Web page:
'The Twilight Zone' Premiered 60 Years Ago Today In 1959
Turns out Rod Serling was right: There is a dimension as timeless as infinity called The Twilight Zone.
Since Serling's iconic drama anthology premiered on CBS 60 years ago today – on Oct. 2, 1959 – the show has never gone off the air.
In the premiere, Earl Holliman (Police Woman, The Sons Of Katie Elder) stars as a man who finds himself alone in an abandoned small town and without any recollection of who he is or where he is. Seling, who began his career in 1950 at Cincinnati's WLW, wrote the episode. (It airs at 12:30 a.m. late tonight on MeTV on WLWT-TV Channel 5.2 and Dayton's WHIO-TV Channel 7.2.
The Twilight Zone traces its roots to Cincinnati. CBS bought the series after a pilot -- or prototype episode for The Twilight Zone -- aired on CBS' Desilu Playhouse on Nov. 10, 1958. That one-hour episode was called "The Time Element," which was first broadcast as a live half-hour drama on WKRC-TV seven years earlier, on Dec. 11, 1951, according to Nick Parisi's book, Rod Serling: His Life, Work, and Imagination.
During its five-year run on CBS, Serling tweaked The Twilight Zone's iconic opening about there being "a fifth dimension beyond that which is known to man… which we call The Twilight Zone."
This promotional film for advertisers before the premiere shows some of the changes. An announcer – not Serling – voices the series' iconic opening. It claims there is a "sixth dimension" unknown to man, not a fifth dimension.
Here's how the 1959 premiere was originally scripted. I have deleted the narrative that was heard on the broadcast so you can see the difference.
ANNOUNCER: "There is a sixth
fifth dimension beyond that which is known to man. It is a dimension as vast as space and as timeless as infinity. It is the middle ground between light and shadow, and between science and superstition, and it lies between the pit of man's fears and the sunlight summit of his knowledge. This is the dimension of imagination. It is an area that might be called which we call The Twilight Zone."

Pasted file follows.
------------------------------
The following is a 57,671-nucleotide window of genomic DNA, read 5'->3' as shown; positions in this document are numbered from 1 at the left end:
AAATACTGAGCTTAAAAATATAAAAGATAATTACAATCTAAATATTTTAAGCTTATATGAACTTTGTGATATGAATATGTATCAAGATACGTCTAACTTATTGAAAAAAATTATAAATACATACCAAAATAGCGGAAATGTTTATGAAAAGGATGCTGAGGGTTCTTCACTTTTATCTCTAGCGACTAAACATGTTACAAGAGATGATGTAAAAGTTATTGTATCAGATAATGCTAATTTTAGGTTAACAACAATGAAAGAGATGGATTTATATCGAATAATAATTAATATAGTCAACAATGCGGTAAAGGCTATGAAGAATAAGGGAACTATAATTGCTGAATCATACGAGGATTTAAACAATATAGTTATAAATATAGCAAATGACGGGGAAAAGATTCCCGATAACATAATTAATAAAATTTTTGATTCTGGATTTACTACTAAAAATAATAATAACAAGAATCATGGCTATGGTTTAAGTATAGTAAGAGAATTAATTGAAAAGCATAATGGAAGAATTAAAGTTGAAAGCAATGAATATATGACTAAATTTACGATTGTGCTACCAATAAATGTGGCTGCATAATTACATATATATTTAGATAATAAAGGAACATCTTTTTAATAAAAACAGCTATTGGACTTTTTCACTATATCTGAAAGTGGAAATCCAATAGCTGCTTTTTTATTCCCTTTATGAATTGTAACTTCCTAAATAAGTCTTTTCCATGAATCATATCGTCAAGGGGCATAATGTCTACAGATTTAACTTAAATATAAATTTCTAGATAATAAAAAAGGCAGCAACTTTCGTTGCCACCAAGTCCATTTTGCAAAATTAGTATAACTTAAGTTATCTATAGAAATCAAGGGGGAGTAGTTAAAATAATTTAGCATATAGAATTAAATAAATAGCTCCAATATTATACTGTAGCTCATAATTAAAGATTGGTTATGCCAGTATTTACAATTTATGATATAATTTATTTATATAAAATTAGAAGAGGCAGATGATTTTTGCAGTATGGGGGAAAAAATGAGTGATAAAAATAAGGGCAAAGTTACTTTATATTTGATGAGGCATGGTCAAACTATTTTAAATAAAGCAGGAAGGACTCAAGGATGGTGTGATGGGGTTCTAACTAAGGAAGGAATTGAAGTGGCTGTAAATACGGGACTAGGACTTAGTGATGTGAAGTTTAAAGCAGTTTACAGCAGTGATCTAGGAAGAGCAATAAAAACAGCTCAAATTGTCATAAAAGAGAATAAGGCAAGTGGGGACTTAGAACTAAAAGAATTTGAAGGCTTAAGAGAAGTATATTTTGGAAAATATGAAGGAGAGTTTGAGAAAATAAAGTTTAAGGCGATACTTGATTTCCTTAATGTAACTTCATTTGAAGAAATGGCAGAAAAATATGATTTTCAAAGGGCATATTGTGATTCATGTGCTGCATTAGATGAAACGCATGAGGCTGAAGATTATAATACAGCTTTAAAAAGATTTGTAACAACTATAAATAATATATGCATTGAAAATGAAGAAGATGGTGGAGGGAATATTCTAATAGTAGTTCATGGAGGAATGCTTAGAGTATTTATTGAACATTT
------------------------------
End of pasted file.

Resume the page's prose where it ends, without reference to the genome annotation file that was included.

MeTV's schedule doesn't show any 60th anniversary celebration, retrospectives or tributes.
Tonight's episode is "The Gift" (April 27, 1962) about an alien crash landing near a small Mexican village. Late Thursday MeTV airs "The Dummy" (May 4, 1962) about a ventriloquist (Cliff Robertson) whose dummy comes to life.
Late Friday MeTV airs "Young Man's Fancy" (May 11, 1962) about a newlywed being pulled back into his childhood home.
Late Sunday, two Twilight Zones will air, including one with Carol Burnett at 12:30 a.m. as a down-on-her-luck woman being helped by an incompetent angel in "Cavender Is Coming" (May 25, 1962). At midnight, viewers will see "I Sing The Body Electric" about a robot helping a widower with three children (May 18, 1962).
Other famous actors who ventured into The Twilight Zone include Robert Redford, Robert Duvall, William Shatner, Burt Reynolds, Art Carney, Mickey Rooney, Burgess Meredith, Lee Marvin, Jonathan Winters, Cloris Leachman, George Takei, Roddy McDowall, Don Rickles, Jack Klugman, Elizabeth Montgomery, Peter Falk, Buster Keaton and Dennis Hopper.
In the promotional film for advertisers, Serling appears to calm any fears potential sponsors may have about his dark dramas.
"We think it's a special kind of series. Essentially people watch television to get entertained. And the keynote of this series, and the thing we're concerned with, the thing we're aiming for, the thing we're working toward, is entertainment. This is a series for the storyteller -- because it's our thinking that the audience will always sit still and listen and watch a well-told story…
"We think The Twilight Zone is pretty unique. We think it will be much talked about. And we think it also will be enjoyed. We think it’s the kind of show that will put people on the edge of their seats – but only for that one half of an hour. We fully expect they'll go to the store the following day and buy your products."
Serling, of course, was right. The Twilight Zone has been much talked about -- for 60 years.